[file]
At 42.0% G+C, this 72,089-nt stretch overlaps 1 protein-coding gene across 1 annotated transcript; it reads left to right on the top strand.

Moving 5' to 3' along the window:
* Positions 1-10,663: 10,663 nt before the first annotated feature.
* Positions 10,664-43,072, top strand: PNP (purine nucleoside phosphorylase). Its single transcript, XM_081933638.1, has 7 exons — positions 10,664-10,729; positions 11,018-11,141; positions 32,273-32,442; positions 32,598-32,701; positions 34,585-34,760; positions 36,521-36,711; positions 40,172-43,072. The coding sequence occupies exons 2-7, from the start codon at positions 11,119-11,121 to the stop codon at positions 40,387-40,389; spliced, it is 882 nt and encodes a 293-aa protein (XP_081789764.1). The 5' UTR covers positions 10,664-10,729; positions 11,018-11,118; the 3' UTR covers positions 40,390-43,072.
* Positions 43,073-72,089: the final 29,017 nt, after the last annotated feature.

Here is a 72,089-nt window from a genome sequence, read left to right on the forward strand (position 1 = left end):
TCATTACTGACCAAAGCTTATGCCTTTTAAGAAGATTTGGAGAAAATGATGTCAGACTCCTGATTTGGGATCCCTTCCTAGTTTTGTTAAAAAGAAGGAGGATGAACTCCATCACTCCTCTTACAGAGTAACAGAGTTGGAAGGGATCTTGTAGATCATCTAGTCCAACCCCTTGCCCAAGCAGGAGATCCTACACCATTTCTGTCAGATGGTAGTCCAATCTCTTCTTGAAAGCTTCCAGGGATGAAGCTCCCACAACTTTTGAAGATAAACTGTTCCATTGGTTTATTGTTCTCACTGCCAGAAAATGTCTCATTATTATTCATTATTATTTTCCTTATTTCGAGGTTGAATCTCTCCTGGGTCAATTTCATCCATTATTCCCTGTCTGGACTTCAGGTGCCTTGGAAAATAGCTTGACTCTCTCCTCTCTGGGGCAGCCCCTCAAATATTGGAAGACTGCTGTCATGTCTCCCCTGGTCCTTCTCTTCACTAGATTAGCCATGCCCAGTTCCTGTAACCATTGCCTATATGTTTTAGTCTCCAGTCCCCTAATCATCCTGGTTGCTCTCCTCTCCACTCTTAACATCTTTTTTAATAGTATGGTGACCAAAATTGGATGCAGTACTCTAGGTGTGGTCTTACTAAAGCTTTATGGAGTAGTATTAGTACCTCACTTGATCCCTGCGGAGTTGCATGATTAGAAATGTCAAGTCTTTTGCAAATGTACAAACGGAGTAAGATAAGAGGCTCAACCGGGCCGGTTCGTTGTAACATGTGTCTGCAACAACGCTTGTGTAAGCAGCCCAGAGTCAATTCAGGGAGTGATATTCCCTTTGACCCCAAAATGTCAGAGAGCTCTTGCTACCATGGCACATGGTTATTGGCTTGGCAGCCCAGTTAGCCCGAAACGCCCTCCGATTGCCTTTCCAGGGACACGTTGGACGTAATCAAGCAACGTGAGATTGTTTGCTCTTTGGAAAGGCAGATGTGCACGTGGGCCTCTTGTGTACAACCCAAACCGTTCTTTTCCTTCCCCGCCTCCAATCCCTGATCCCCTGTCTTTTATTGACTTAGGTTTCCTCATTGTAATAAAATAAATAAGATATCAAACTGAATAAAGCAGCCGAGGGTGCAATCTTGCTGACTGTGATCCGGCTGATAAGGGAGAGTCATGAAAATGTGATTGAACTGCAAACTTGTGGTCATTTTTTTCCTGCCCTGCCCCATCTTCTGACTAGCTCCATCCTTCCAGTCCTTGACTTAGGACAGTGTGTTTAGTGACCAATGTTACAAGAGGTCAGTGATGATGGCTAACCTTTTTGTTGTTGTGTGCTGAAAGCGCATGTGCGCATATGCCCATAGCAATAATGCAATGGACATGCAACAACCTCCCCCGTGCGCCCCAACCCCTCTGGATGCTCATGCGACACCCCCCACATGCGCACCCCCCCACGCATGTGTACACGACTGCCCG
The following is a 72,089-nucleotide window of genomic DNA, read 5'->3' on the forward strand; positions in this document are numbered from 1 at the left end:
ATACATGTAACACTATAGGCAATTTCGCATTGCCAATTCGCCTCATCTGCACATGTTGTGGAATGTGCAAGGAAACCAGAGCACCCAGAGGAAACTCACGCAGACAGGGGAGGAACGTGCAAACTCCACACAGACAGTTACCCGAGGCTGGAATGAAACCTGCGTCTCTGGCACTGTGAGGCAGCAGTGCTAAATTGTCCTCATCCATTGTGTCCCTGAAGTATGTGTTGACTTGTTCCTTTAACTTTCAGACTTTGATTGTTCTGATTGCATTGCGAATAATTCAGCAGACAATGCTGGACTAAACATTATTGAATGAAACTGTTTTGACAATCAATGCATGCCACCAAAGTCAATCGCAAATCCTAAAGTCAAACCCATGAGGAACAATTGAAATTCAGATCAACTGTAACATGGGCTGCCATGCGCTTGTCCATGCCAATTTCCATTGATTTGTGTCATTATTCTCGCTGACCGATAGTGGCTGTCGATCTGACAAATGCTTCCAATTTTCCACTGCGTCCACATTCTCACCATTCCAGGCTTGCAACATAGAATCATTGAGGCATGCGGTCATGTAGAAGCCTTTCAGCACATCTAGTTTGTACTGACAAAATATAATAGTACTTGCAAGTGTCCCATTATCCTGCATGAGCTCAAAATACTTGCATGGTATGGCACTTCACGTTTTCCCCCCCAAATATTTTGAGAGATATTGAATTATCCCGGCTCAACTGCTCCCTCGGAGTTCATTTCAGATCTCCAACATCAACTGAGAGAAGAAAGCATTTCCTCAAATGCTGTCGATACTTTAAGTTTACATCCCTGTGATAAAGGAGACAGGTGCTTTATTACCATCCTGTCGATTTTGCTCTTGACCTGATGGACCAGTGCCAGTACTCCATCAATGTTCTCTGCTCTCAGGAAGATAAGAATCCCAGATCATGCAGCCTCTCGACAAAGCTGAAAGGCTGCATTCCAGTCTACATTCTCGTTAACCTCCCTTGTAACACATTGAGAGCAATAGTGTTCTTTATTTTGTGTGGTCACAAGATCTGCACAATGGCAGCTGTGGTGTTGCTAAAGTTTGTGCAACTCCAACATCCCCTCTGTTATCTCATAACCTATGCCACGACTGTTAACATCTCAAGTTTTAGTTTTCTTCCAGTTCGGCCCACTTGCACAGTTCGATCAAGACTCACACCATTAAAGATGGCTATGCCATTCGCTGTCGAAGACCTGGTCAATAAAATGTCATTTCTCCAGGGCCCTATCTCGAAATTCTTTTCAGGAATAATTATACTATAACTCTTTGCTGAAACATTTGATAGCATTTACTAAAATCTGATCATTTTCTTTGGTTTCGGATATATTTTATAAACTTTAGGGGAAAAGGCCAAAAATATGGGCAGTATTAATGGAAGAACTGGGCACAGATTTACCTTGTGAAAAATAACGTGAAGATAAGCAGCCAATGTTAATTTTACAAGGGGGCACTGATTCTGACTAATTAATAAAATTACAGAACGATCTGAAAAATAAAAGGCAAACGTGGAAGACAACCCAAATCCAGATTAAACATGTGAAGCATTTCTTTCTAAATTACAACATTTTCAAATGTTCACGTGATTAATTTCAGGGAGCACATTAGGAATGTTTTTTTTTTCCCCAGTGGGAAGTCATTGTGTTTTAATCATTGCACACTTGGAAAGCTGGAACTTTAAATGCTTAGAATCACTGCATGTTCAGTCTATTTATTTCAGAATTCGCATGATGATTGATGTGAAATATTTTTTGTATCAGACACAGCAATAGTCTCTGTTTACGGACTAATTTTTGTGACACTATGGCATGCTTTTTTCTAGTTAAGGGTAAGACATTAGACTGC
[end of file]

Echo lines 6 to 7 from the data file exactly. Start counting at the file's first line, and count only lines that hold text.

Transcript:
Here is a 72,089-nt window from a genome sequence, read left to right on the forward strand (position 1 = left end):
TCATTACTGACCAAAGCTTATGCCTTTTAAGAAGATTTGGAGAAAATGATGTCAGACTCCTGATTTGGGATCCCTTCCTAGTTTTGTTAAAAAGAAGGAGGATGAACTCCATCACTCCTCTTACAGAGTAACAGAGTTGGAAGGGATCTTGTAGATCATCTAGTCCAACCCCTTGCCCAAGCAGGAGATCCTACACCATTTCTGTCAGATGGTAGTCCAATCTCTTCTTGAAAGCTTCCAGGGATGAAGCTCCCACAACTTTTGAAGATAAACTGTTCCATTGGTTTATTGTTCTCACTGCCAGAAAATGTCTCATTATTATTCATTATTATTTTCCTTATTTCGAGGTTGAATCTCTCCTGGGTCAATTTCATCCATTATTCCCTGTCTGGACTTCAGGTGCCTTGGAAAATAGCTTGACTCTCTCCTCTCTGGGGCAGCCCCTCAAATATTGGAAGACTGCTGTCATGTCTCCCCTGGTCCTTCTCTTCACTAGATTAGCCATGCCCAGTTCCTGTAACCATTGCCTATATGTTTTAGTCTCCAGTCCCCTAATCATCCTGGTTGCTCTCCTCTCCACTCTTAACATCTTTTTTAATAGTATGGTGACCAAAATTGGATGCAGTACTCTAGGTGTGGTCTTACTAAAGCTTTATGGAGTAGTATTAGTACCTCACTTGATCCCTGCGGAGTTGCATGATTAGAAATGTCAAGTCTTTTGCAAATGTACAAACGGAGTAAGATAAGAGGCTCAACCGGGCCGGTTCGTTGTAACATGTGTCTGCAACAACGCTTGTGTAAGCAGCCCAGAGTCAATTCAGGGAGTGATATTCCCTTTGACCCCAAAATGTCAGAGAGCTCTTGCTACCATGGCACATGGTTATTGGCTTGGCAGCCCAGTTAGCCCGAAACGCCCTCCGATTGCCTTTCCAGGGACACGTTGGACGTAATCAAGCAACGTGAGATTGTTTGCTCTTTGGAAAGGCAGATGTGCACGTGGGCCTCTTGTGTACAACCCAAACCGTTCTTTTCCTTCCCCGCCTCCAATCCCTGATCCCCTGTCTTTTATTGACTTAGGTTTCCTCATTGTAATAAAATAAATAAGATATCAAACTGAATAAAGCAGCCGAGGGTGCAATCTTGCTGACTGTGATCCGGCTGATAAGGGAGAGTCATGAAAATGTGATTGAACTGCAAACTTGTGGTCATTTTTTTCCTGCCCTGCCCCATCTTCTGACTAGCTCCATCCTTCCAGTCCTTGACTTAGGACAGTGTGTTTAGTGACCAATGTTACAAGAGGTCAGTGATGATGGCTAACCTTTTTGTTGTTGTGTGCTGAAAGCGCATGTGCGCATATGCCCATAGCAATAATGCAATGGACATGCAACAACCTCCCCCGTGCGCCCCAACCCCTCTGGATGCTCATGCGACACCCCCCACATGCGCACCCCCCCACGCATGTGTACACGACTGCCCG